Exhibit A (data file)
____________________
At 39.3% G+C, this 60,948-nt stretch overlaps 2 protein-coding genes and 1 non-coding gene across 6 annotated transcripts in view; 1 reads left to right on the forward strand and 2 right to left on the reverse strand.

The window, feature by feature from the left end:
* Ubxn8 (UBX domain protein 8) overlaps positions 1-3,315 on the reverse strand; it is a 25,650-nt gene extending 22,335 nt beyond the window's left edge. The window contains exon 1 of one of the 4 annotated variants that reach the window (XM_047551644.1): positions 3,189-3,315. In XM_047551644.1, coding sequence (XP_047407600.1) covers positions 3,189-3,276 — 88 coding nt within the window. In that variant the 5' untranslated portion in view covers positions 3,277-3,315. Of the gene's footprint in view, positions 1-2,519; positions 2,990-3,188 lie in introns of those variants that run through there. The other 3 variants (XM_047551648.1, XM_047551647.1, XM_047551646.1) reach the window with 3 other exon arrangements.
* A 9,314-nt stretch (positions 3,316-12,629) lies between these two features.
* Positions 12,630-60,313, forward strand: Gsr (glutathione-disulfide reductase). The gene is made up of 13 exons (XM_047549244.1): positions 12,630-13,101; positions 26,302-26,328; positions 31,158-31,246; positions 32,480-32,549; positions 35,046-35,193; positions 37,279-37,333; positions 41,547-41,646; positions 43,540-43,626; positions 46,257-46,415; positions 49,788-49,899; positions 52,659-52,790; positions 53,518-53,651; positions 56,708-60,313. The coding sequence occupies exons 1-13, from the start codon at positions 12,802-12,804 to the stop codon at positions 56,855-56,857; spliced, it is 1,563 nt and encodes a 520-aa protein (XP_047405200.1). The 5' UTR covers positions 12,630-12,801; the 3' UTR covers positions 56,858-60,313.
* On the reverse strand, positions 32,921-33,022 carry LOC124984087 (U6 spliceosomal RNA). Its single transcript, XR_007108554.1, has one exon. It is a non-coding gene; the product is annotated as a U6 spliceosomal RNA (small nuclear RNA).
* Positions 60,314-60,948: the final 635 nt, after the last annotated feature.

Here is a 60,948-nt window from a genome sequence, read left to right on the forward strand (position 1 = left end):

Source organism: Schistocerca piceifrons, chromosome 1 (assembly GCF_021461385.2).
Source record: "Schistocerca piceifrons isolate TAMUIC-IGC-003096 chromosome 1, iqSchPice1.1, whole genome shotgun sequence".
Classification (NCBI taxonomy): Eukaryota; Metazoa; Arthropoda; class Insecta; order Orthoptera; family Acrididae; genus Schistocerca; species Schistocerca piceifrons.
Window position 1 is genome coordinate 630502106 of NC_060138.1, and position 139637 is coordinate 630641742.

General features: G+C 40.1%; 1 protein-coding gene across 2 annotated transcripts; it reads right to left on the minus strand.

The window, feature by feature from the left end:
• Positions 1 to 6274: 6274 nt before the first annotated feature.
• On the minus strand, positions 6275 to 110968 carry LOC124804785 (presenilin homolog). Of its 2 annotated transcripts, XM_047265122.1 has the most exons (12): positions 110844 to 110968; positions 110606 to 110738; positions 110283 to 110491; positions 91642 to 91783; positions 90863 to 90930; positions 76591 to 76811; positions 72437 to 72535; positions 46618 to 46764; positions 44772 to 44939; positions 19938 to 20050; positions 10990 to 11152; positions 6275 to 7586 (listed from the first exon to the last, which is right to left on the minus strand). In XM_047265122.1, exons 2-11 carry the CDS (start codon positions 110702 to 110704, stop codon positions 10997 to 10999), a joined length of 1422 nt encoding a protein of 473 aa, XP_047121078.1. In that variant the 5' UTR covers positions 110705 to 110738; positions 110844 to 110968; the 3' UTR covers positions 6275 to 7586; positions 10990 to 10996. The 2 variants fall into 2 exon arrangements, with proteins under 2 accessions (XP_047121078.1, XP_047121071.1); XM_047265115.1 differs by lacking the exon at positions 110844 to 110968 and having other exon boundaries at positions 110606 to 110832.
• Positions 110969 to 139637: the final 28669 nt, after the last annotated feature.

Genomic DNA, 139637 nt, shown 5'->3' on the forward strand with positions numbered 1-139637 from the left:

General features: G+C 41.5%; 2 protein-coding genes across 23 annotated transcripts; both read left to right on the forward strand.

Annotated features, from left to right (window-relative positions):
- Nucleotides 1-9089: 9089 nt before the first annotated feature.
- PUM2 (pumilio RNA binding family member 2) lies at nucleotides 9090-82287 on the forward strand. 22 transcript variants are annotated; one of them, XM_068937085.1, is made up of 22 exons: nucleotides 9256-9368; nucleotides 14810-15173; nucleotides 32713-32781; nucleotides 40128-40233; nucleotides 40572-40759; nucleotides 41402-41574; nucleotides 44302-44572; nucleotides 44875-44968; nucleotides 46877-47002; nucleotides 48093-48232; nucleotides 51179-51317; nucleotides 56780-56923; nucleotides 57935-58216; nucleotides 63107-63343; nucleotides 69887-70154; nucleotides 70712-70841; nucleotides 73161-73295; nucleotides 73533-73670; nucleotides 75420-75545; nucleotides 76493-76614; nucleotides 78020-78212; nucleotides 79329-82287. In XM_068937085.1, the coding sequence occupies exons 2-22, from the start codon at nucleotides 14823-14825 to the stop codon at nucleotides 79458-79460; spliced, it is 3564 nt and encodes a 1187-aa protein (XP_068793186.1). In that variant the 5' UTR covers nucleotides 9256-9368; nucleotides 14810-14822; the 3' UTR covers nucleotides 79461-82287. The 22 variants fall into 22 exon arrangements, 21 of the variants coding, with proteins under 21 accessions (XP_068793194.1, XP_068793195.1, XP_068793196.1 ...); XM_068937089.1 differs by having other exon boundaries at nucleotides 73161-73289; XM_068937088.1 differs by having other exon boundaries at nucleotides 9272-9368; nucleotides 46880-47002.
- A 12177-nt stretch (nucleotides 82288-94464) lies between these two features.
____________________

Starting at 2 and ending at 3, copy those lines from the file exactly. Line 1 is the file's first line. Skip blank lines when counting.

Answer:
The window, feature by feature from the left end:
* Ubxn8 (UBX domain protein 8) overlaps positions 1-3,315 on the reverse strand; it is a 25,650-nt gene extending 22,335 nt beyond the window's left edge. The window contains exon 1 of one of the 4 annotated variants that reach the window (XM_047551644.1): positions 3,189-3,315. In XM_047551644.1, coding sequence (XP_047407600.1) covers positions 3,189-3,276 — 88 coding nt within the window. In that variant the 5' untranslated portion in view covers positions 3,277-3,315. Of the gene's footprint in view, positions 1-2,519; positions 2,990-3,188 lie in introns of those variants that run through there. The other 3 variants (XM_047551648.1, XM_047551647.1, XM_047551646.1) reach the window with 3 other exon arrangements.